May 27 2010

Thomas Colignatus

http://thomascool.eu

Econometrician and teacher of mathematics in The Netherlands

Published in Mathematics Teaching 222, January 5 2011

The UK coalition government plans a referendum on more proportional representation (PR) in national elections. The UK already has PR for the EU elections but these draw less attention. The current district representation (DR) for Westminster elections is seen by many as vital for democracy however and the planned referendum may meet with contempt or heated passions. For a mathematics course the issue can be interesting both for its intrinsic complexity and the voting paradoxes that tickle the imagination. I have used voting in class to collect opinions on solutions and solution strategies and this tends to work well if used wisely. A discussion on voting procedures is a next level. It might be a volunteer project alongside the official curriculum, possibly combined with a debating event. Currently I am not teaching math in highschool but I can imagine that these issues can provoke some interest amongst pupils and a sense of how mathematics can contribute to understanding. Some points in voting theory are not well-known and kids can derive some pleasure in explaining those to their parents and grandparents.

Elsewhere I have elaborated on the didactics of discussing PR versus DR. That paper is written in the environment of Mathematica and uses programs in that computer algebra. By consequence that paper is less suited for publication in journals that have other formats. The paper may however still be useful for fellow math teachers who might be interested in considering the subject. The purpose of this note thus is to provide a summary of that longer paper and provide a link to it.

The UK situation can be compared to Holland where PR exists for a century and where a culture of coalition government has grown. In the paper I discuss the UK 2010 Westminster elections and the Dutch 2006 elections and it appears that discussing a real PR system has some advantages above merely simulating some hypothetical PR system for the UK.

Curiously in Holland there are Liberal Democrats who want a greater role of districts and they currently opt for the German model where a voter has two votes, one for the district and one for the national proportions. Hence an obvious question is whether that indeed is a good compromise. Two votes may send mixed messages and this seems less transparent. It seems more like a trick in Germany to somewhat undo its high electoral threshold.

With a single vote (the preferred approach) there is crucial link between number of voters (n), number of seats (s), average district size (d = n / s) and the criteria for electoral quota (q = n / s as well) and majority rule. In PR seats are allocated to parties so that (almost) each MP has the electoral quota. In DR that would mean that the MP must have 100% of the vote in the district. A majority condition that a MP is elected with 50% plus 1 of the district means that 49% of the country may be unrepresented. This causes a discussion what "representation" actually means, and also causes a discussion of majority versus plurality (though the crucial factor remains the dispersion over districts). Pure DR neglects the national condition while pure PR neglects local information. A compromise of proportionality and districts is to allow free (non-district) seats for the overflow. E.g. if half of the seats in Parliament are for single seat districts then the district size can be twice the electoral quota and a district candidate is (ideally) elected when gaining a majority of at least one quota.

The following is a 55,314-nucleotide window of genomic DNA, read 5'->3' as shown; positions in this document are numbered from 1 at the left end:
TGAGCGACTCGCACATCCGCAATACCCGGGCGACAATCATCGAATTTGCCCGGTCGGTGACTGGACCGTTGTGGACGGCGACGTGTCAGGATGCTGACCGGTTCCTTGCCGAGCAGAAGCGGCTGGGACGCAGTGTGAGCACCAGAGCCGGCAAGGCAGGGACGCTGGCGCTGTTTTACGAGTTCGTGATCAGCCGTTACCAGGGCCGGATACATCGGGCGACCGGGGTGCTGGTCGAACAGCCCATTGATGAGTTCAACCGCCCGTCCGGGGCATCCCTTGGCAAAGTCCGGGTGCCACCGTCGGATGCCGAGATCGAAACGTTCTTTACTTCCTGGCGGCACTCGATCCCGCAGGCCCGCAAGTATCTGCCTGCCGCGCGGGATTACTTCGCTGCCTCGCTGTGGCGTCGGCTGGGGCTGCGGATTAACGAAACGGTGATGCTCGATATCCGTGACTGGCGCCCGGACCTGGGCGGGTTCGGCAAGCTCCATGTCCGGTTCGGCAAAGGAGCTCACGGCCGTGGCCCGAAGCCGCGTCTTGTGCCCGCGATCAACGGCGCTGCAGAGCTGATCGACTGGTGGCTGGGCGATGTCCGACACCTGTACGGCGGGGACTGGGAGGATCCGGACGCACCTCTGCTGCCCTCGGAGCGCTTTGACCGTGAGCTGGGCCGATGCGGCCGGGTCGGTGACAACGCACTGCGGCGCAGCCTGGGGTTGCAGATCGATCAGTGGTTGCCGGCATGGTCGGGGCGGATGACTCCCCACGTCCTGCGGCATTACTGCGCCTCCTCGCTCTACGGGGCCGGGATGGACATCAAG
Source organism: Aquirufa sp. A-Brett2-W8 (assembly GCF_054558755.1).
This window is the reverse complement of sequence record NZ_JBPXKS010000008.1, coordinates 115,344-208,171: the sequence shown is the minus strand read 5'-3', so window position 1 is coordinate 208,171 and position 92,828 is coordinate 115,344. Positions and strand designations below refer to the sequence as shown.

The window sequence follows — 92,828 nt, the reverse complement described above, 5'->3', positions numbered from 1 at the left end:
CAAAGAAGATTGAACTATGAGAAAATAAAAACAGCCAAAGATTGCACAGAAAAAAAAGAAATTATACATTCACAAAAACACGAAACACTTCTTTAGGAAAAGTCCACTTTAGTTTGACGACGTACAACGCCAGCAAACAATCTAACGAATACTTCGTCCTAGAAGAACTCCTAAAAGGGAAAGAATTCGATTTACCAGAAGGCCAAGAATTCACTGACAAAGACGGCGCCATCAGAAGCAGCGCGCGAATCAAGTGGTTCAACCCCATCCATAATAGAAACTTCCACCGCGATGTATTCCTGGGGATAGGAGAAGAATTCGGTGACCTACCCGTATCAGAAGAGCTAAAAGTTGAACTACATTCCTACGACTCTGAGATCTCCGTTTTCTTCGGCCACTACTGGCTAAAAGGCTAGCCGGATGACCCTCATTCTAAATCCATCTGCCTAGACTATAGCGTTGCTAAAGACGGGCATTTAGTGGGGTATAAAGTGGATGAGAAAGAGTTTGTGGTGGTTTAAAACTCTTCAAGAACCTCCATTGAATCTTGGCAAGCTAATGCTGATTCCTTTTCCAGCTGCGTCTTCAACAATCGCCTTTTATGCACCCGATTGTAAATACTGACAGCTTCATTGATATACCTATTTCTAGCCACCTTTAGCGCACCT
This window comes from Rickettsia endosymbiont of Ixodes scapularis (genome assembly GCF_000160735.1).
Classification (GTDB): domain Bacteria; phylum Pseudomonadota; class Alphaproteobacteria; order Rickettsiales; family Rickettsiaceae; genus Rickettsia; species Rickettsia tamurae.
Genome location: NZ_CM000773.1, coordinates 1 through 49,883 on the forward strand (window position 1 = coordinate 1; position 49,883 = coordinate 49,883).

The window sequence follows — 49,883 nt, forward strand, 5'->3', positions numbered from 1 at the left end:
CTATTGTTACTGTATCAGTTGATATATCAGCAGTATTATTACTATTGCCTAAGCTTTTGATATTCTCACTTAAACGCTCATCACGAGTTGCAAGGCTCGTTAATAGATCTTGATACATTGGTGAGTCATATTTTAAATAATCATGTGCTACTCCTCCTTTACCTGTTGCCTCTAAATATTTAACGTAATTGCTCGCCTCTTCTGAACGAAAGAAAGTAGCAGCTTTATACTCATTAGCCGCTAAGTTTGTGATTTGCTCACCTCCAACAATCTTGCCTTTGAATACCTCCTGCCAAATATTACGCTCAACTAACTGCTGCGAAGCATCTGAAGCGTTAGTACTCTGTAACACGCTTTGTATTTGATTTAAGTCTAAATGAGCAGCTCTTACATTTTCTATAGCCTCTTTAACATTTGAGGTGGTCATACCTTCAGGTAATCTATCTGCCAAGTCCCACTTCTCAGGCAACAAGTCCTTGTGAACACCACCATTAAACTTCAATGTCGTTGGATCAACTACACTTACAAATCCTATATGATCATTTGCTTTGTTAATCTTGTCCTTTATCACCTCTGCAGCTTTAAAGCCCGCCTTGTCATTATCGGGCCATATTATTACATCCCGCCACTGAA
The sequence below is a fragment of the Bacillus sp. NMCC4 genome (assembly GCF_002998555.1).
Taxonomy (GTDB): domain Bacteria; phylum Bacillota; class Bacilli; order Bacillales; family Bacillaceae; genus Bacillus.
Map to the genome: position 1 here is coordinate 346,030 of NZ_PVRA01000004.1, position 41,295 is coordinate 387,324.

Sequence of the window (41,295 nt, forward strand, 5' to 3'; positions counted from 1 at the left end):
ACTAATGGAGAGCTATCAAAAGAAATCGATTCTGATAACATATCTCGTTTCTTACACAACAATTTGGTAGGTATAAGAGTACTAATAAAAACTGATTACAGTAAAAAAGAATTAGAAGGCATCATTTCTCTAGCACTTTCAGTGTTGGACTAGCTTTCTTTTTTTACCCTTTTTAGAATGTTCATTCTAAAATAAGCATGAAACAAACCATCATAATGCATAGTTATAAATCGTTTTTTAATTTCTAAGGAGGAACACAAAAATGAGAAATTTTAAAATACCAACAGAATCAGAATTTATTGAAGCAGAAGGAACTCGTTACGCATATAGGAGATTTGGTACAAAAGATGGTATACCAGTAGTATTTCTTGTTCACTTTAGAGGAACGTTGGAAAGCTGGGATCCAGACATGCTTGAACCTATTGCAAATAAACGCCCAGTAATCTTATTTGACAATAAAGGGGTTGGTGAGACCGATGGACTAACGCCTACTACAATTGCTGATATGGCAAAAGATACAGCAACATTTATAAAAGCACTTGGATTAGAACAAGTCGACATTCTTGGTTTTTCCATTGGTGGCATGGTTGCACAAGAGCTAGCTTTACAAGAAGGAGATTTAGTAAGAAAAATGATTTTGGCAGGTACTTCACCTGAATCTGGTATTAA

For apportionment, mathematics developed threshold methods versus the mechanisms of highest average, greatest remainder and the principle of Sainte-Laguë & Webster. The latter can be optimal for apportionment of states or districts that will get at least one seat. That kind of optimality can be dubious for political parties. Firstly because a party with a majority in the turnout may miss out on majority in Parliament and secondly since voters for some party A may not want that their vote, if wasted, goes to some party B. A proportional representation of the wasted vote w in total n is also possible by leaving seats empty or by filling the seats and taking a qualified majority f = 1/2 * n / (n - w). We thus should distinguish the mirroring of the proportions in the vote and the mirroring of a majority (and it is not quite true that the first takes care of the latter). For a coalition formed after the elections there is the more complex threshold of a "coalition qualified majority" since the coalition may not always be a solid block.

A multiple seats election is not quite the same as a series of single seat elections. Direct single seat elections such as for the chief executive (President) are riddled with voting paradoxes. Superior to a single vote are some methods with preference orderings like the Borda Fixed Point but these are somewhat complex. Optimal seems the indirect method where the electorate chooses Parliament in a single vote multiple seats election and that Parliament then applies the complexer preference methods for the single seat election of the Premier. For example, David Cameron could be the Borda Fixed Point winner, second to Nick Clegg in a Borda count but still winning in a pairwise vote.

Details are in Colignatus (2010), "*Single vote multiple seats elections. Didactics of district versus proportional representation, using the examples of the United Kingdom and The Netherlands*", http://mpra.ub.uni-muenchen.de/22782/